20 Signs Your Long-Distance Relationship Is Over


How do you know the relationship is over, especially if you aren’t near the person every day? Ending a long-distance relationship can be challenging for many people, especially considering the time and energy they may have invested in it. “It may take longer in long-term relationships to notice signs or ‘red flags’ because you notice them through mostly verbal communication, making it challenging to see actions or behavior that match the words,” says therapist Dominique Mortier. “Prioritizing your well-being is essential; remember, every relationship should enhance, not hinder, your journey toward personal fulfillment.”

She believes navigating these challenges requires honest conversations about each partner’s needs, wants, desires, and expectations. If these conversations don’t improve, going to couples therapy might help. 

Recognizing when a long-distance relationship isn’t serving your emotional and personal well-being is crucial. Here are clear indicators that it might be time to reconsider your relationships with therapists Nikquan Lewis and Dominique Mortier’s tips. 

Consistency: A lack of consistency and reliability may impact your ability to trust your partner. For example, your partner may tell you they will call but don’t, even though you have been waiting for their call. 

Dishonesty: Dishonesty or omitting information under the guise that they forgot or did not think it was necessary.

Abuse: Emotional or verbal abuse. This includes gaslighting, which can look like denying that your perspective or emotions are valid and trying to manipulate or control what you believe.

Doubting yourself: Questioning whether you are “good enough” for your partner can happen when you believe you are doing everything you can to change or meet your partner’s needs. Still, the same conflict arises multiple times with no resolution.

The future feels uncertain: You can no longer see a fulfilling future with your partner. This can be for various reasons, including if your goals for life are no longer aligned or if there is no plan for the long distance to end.

Disinterest in communication: If talking or interacting with your partner is no longer enjoyable and feels more like an obligation or distraction.

Having the same arguments: Revisiting the same conflict multiple times with no changes can happen if someone in the relationship is unwilling to change, refuses to take accountability, or blames the other person for all of the relationship’s challenges.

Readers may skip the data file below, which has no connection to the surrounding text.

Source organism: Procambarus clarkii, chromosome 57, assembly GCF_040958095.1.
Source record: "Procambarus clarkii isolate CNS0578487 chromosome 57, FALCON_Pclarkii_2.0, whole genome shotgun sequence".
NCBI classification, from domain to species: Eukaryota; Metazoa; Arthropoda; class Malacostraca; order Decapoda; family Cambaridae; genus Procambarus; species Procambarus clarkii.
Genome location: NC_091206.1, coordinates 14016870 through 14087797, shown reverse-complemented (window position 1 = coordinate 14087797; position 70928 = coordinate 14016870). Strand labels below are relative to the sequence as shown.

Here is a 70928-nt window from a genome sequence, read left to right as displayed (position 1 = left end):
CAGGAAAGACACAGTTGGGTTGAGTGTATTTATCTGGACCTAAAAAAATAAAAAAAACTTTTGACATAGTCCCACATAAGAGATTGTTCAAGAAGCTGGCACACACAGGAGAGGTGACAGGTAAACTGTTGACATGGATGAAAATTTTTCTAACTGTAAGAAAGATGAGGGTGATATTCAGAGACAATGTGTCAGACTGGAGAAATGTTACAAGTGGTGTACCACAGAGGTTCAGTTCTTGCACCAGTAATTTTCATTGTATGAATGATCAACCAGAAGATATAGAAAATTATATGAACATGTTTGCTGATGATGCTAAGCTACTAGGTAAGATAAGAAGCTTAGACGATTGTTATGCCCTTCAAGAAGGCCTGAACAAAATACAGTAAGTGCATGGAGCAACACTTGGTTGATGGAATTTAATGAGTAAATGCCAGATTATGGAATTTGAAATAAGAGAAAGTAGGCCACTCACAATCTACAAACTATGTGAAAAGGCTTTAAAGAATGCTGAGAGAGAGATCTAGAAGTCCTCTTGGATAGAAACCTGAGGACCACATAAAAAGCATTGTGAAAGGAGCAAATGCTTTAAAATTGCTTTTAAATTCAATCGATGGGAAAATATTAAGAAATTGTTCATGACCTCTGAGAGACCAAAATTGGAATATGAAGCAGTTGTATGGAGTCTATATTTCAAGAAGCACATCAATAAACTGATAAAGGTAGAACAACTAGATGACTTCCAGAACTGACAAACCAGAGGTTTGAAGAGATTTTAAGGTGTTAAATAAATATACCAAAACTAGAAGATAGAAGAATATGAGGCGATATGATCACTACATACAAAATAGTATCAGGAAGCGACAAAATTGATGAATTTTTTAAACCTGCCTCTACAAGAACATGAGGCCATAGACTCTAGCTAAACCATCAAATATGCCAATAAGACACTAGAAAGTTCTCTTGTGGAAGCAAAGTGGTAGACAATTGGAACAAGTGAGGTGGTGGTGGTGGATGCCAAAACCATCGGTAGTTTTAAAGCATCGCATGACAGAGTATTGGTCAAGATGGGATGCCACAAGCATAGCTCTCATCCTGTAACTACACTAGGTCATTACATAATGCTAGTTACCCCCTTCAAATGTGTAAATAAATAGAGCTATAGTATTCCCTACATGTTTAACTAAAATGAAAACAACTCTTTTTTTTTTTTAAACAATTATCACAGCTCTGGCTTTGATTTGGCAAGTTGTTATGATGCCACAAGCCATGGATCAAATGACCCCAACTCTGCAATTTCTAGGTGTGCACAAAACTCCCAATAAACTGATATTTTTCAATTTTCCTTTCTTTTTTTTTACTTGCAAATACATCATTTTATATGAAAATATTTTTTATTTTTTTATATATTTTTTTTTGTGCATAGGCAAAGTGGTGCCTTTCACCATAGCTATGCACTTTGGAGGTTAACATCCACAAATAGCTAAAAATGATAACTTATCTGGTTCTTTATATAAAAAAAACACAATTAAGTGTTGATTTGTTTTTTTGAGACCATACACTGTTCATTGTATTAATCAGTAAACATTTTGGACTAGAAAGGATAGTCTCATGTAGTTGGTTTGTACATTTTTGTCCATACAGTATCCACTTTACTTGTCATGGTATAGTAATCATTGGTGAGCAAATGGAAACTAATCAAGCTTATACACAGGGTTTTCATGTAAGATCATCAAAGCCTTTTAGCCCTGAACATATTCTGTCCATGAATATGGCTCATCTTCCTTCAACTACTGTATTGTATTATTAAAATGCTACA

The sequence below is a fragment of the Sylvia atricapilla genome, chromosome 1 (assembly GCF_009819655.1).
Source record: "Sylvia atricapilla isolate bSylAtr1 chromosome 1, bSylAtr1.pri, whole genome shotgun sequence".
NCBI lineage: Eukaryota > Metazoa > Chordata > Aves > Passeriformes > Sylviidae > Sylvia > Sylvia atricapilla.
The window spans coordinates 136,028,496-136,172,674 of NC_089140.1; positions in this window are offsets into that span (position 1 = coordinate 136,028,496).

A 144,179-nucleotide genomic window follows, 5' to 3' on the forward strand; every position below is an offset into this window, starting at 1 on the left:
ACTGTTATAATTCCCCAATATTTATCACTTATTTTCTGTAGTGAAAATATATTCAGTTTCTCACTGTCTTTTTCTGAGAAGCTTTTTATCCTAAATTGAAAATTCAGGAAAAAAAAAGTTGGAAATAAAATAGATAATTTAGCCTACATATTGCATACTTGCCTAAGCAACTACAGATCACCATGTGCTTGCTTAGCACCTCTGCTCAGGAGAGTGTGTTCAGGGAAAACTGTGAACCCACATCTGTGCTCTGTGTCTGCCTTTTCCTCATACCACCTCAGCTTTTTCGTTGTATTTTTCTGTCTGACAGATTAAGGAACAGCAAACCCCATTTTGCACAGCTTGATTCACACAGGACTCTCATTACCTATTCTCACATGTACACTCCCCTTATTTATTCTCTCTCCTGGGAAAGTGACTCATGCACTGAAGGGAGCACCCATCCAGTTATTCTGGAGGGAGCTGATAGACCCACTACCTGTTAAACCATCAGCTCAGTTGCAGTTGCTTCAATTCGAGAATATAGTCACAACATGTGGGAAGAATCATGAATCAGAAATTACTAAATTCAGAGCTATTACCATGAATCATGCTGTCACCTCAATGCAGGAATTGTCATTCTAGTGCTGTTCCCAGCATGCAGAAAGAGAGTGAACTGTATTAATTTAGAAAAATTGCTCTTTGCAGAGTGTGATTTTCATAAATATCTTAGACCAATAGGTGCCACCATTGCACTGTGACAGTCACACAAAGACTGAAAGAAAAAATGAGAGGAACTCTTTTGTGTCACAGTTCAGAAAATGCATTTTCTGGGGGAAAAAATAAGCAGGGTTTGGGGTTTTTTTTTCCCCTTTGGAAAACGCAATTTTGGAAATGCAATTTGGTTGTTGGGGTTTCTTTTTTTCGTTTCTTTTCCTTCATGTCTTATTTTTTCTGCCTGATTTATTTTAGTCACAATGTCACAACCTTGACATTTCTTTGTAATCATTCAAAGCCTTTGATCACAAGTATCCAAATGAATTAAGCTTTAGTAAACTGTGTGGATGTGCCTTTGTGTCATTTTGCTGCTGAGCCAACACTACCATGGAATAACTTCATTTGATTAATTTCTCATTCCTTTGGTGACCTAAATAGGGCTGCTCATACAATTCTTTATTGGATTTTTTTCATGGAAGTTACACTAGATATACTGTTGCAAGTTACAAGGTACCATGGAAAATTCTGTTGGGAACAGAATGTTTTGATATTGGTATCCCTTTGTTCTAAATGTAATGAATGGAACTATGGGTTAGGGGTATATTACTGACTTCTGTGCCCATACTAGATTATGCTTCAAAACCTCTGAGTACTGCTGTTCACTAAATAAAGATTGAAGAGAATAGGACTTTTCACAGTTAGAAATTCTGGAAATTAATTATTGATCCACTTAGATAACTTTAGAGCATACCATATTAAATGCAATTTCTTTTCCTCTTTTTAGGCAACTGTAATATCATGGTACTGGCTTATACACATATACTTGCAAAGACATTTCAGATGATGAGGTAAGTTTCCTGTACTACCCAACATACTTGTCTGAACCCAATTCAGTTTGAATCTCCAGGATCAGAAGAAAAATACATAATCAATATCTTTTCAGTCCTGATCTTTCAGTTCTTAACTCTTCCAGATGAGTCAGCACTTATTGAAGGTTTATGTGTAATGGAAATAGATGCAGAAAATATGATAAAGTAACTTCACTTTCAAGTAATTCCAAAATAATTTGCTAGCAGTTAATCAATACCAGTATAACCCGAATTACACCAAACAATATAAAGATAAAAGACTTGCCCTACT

Lack of effort: You may be putting effort into connecting but not noticing your partner’s effort. This can lead to resentment in the relationship and one person not feeling desired or wanted.

Different values: If your values impact your ability to stay in the relationship or if your values are significantly different, it may be difficult for your partner to understand why the value is important to you.

Emotionally shut down: If there is no willingness or openness to listen or validate your concerns. Many people in long-distance relationships avoid discussing the physical distance because it is not in their control. Not being willing to validate or listen to your feelings of frustration or loneliness can be invalidating and is a barrier to communication in the relationship.

Loss of Intimacy: You no longer feel excited by interactions or quality time, indicating a cooling of emotional investment and bringing about feelings of disconnect.

Frequent Doubts: Ongoing suspicions without resolution can kill trust, which is crucial for the health of any relationship.

Communication Breakdowns: If interactions become infrequent or feel like a chore, it signifies a deteriorating connection.

Life Overhaul: Significant personal changes leading to different paths can reduce compatibility. Opposites attract does not always apply.

Effort Imbalance: If one or both partners aren’t making an effort, it can signify a shift in priorities away from the relationship.

Overconsumption of Your Life: If the relationship starts negatively impacting other areas of your life, it might be time to reassess. This can look like signs of codependency, where other areas of your life receive little attention.

Feeling Stuck: Staying out of obligation, not desire, suggests the relationship isn’t fulfilling, and it may be time to move on.

Growing Apart: Different life stages or interests can lead to a natural change in direction from each other.

Feeling Restrained: If the relationship prevents personal growth, it may not fit.

Anxiety and Distress: More pain than joy from the relationship is a strong signal that the dynamics aren’t healthy.

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